Following the launch of Strategic Vision for Girls and Women back in 2011, DFID has just announced further funding for the provision and distribution of 20 million contraceptive devices internationally, partnership with Sonke Gender Justice in South Africa, the launch of a £25 million Research and Innovation Fund to look into and support the needs of women particularly in the DRC and Syria, an emphasis on increased efforts to end female genital mutilation within a generation, the commitment of up to £11.5 million to a new partnership with the World Bank for a “Gender Innovation Bank” on girls and women’s economic empowerment, UK funding for the Leadership for Change Programme and also the establishment of an Expert Advisory Group on Girls and Women which will conduct research and inform DFID’s work.
The announcement of these measures is to be celebrated. Women’s rights have been neglected in some areas internationally for far too long and its time proper attention was paid to make sure they are properly upheld so that the abuse of women in some areas of the world is no longer as seen as an acceptable. I am glad that DFID is spearheading the campaign to ensure these issues are addressed.
March 1, 2013
This week I took part in a debate on Communications and Social Media. Steve Rotheram MP had secured the debate and I spoke as Solicitor General following the publication of the “Interim CPS Guidelines on prosecuting cases involving communications sent via social media” on 19 December last year, issued by the Director of Public Prosecutions. The Government Consultation on this runs until 13 March.
With the rise of online commentary over the last ten years, the phenomenon of “internet trolling” has become an increasing problem. Steve Rotheram touched on the tragic case of Georgia Varley and her Facebook memorial page which became littered with offensive material posted by “internet trolls” who inflicted psychological abuse on readers of the page.
Steve Rotheram was concerned with how the Crown Prosecution Service will adequately prosecute those abusing social media and he touched upon certain points which he felt the DPP guidelines did not adequately cover, significantly what can be deemed as in the “public interest” and what can be deemed as acceptable speech, when considering a possible prosecution against a particular party. He referred to the timescales and investigative methods currently employed in the investigation of social media abuse claims and suggested they were not adequate whilst highlighting the need to take the European Court of Human Right’s decisions into account too.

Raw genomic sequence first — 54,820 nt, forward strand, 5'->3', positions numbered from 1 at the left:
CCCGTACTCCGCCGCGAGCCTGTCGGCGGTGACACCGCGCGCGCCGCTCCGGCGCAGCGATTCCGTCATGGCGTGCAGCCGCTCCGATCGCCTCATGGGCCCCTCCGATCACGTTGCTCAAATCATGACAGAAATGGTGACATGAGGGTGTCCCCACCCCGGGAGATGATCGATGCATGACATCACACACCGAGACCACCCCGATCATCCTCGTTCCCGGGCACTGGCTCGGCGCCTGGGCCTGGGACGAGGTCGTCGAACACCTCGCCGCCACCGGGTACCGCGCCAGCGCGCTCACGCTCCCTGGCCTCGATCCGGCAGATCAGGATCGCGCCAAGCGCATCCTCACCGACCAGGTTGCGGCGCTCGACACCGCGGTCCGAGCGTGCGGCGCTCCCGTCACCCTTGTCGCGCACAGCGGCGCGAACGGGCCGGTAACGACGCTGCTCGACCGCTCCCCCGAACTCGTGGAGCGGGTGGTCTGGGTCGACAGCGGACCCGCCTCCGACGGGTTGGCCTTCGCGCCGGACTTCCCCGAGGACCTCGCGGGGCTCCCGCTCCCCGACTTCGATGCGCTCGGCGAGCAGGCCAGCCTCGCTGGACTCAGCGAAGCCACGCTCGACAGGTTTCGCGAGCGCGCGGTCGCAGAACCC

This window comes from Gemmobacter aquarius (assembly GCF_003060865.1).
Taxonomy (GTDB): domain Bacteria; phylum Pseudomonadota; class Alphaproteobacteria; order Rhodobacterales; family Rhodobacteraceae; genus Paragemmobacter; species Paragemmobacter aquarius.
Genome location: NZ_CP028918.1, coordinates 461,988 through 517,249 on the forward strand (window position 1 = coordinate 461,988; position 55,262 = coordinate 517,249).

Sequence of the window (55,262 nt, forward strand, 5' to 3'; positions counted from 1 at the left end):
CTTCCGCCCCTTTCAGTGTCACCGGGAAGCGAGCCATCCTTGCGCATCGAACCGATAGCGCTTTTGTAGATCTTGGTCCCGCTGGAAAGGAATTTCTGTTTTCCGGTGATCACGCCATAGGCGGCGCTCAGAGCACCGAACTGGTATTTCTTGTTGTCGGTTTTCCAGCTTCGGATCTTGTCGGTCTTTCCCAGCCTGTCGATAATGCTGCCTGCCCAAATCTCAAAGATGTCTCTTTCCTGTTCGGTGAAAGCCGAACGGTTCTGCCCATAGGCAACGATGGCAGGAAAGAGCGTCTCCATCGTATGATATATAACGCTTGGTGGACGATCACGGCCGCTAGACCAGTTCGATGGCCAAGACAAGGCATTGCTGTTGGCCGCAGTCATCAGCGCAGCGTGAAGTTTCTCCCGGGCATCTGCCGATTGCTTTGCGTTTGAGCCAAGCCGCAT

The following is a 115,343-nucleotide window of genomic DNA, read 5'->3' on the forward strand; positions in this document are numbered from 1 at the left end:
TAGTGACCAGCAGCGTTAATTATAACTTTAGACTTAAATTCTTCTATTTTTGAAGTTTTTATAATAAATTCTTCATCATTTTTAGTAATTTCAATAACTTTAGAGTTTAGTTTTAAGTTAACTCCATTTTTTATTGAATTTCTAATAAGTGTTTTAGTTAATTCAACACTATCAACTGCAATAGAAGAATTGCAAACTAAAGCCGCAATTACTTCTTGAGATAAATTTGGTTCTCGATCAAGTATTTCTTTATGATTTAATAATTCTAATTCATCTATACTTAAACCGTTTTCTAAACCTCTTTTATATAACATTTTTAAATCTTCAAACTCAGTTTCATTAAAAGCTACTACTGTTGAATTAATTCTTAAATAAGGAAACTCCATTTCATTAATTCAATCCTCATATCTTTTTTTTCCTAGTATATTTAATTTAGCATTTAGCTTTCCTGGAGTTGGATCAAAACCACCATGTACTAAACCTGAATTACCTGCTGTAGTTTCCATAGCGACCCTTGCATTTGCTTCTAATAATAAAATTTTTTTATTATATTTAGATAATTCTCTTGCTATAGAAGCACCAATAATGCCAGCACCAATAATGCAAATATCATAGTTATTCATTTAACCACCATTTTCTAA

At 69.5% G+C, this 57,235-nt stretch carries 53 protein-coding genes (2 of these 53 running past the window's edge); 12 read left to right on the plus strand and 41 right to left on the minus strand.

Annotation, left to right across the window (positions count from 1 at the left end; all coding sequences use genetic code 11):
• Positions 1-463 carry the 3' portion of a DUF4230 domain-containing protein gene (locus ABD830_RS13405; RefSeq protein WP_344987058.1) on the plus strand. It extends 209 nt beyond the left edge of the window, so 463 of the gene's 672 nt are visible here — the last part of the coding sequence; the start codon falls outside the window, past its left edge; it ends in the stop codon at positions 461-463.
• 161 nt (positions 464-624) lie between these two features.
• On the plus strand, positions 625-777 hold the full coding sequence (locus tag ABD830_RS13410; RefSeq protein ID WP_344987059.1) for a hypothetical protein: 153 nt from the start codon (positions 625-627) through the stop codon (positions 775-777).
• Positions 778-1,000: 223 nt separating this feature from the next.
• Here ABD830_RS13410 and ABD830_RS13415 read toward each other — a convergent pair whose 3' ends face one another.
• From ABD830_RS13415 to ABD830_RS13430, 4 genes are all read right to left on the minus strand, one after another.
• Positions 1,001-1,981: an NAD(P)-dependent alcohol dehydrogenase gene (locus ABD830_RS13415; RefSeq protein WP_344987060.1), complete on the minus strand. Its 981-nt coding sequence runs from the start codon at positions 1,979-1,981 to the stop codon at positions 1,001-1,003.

In cases where credible threats of violence are made or harassment is occurring or court orders being broken, there must be prosecutions, but there also needs to be space for vigorous open debate, gossip and banter. So in cases of offensive remarks there needs to be a high threshold before prosecution, but clearly some offensive remarks are so gross that firm action must be taken. The new guidelines try to explain these matters and put them in legal context.
There is also some overlap with the Government’s work on the Defamation Bill which seeks to ensure a fair balance is struck between freedom of speech and the protection of people’s reputations and I look forward to seeing how this piece of legislation finally passes through Parliament. When I spoke in the debate, I was able to explain how internet trolling is addressed within the DPP guidelines. I commented on the rise of prosecutions brought against abusers of social media since December 2012 and explained that the DPP Guidelines are not intended to restrict free speech but people must take responsibility when expressing an opinion online.
Prosecutors can bring cases for serious Crown Court offences such as Threats to Kill and Harassment or choose Magistrates Court offences under section 1 of the Malicious Communications Act and section 127 of the Communications Act. The posting of grossly offensive messages online about certain parties cannot be condoned and under the new DPP guidelines, in conjunction with the Defamation Bill, steps are being taken to tackle this issue, whilst respecting the need for a margin to allow for freedom of expression.